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South Rising

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This April 12th through 29th, every-thing's hotter down south.

That's when the Downtown Home Show at South End takes place, and many visitors will get their first peek at what all the area hubbub the last several years has been about.

The South End is a 70-plus-acre area of downtown demarcated by developers at Riverside Drive to the west, Huling Avenue to the north, Front Street to the east, and Georgia Avenue to the south. Within those geographical boundaries has been a burst of construction that has seen ideas long on the drawing board turned into reality.

But it's not an every-man-for-himself development where decisions are made independent of what's happening in the building next door. The South End is "place-making" in action: turning bricks and mortar into places to live.

"We had a unique opportunity here of doing this assemblage of properties, to have a plan that at the end of the day becomes seamless and fits together," says developer Terry Lynch of Southland Capital, one of the flag bearers on the South End project.

Where there's something with a lofty goal, you can bet there's an "ism" involved. The one on the mind of South Enders is "new urbanism." That's the theory of city planning that stresses having an inclusive community and a connectivity of neighborhood while being mixed-use (residential alongside retail alongside commercial), mixed-product (not homogenous in home size, price, or architecture), high-density, walkable, and sustainable.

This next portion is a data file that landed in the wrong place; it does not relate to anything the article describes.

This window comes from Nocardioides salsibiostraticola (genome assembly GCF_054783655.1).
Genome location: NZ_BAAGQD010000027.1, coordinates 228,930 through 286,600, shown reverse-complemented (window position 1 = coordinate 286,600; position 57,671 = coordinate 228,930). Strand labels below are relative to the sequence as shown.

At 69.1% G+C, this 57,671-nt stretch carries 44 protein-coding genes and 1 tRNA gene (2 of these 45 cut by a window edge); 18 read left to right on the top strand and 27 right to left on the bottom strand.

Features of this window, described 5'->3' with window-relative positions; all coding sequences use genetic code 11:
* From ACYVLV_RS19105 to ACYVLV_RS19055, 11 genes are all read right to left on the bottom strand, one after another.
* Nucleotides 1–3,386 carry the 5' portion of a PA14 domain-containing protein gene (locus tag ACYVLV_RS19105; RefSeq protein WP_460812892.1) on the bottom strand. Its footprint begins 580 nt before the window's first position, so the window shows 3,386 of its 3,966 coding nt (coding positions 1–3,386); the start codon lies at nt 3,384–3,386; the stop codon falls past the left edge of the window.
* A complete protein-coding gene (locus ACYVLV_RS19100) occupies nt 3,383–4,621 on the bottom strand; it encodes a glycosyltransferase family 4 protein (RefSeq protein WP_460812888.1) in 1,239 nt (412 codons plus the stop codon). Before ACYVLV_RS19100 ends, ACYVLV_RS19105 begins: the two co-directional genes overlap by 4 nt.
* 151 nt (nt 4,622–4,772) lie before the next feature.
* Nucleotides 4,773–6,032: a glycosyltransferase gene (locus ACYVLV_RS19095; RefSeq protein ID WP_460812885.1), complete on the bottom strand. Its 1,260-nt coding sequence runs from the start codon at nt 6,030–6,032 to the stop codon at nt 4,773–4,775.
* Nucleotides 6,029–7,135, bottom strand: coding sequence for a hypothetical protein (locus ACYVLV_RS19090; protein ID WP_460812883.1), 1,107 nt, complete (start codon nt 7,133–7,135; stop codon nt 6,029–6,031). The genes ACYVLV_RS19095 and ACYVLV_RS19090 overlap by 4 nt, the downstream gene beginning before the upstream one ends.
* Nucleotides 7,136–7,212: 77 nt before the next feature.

Armed with these principles (and not a few dollars), developers joined forces to carve out a swath of land that would be created in the image of new urbanism. By the looks of things, they are well on their way to success.

Among the highlights of the South End are: formerly pedestrian-unfriendly land along streets transformed into walkable places with 10-foot-wide sidewalks, "bump-outs," raised crosswalks, and streets lined with trees; numerous sites for public art; and planned space for restaurants, clubs, banks, a grocery store, health facilities, and retail.

There will be two anchor parks (Martyr's Park/Asburn Park running next to the Mississippi River and Central Park at Central Station) and numerous pocket parks (open spaces tucked along streets, at intersections, and along natural boundaries).

This is an ambitious project that has been in development for over five years. The population of the South End area was 1,000 in 2001. Projections put that at 5,000-plus by 2011. In that year, there will be 2,500 housing units in the neighborhood.

The Downtown Home Show at South End is free for all visitors and runs April 12th to 29th, Thursdays through Sundays only, from noon to 6 p.m. ■ -- GA

LivingSpaces@memphisflyer.com

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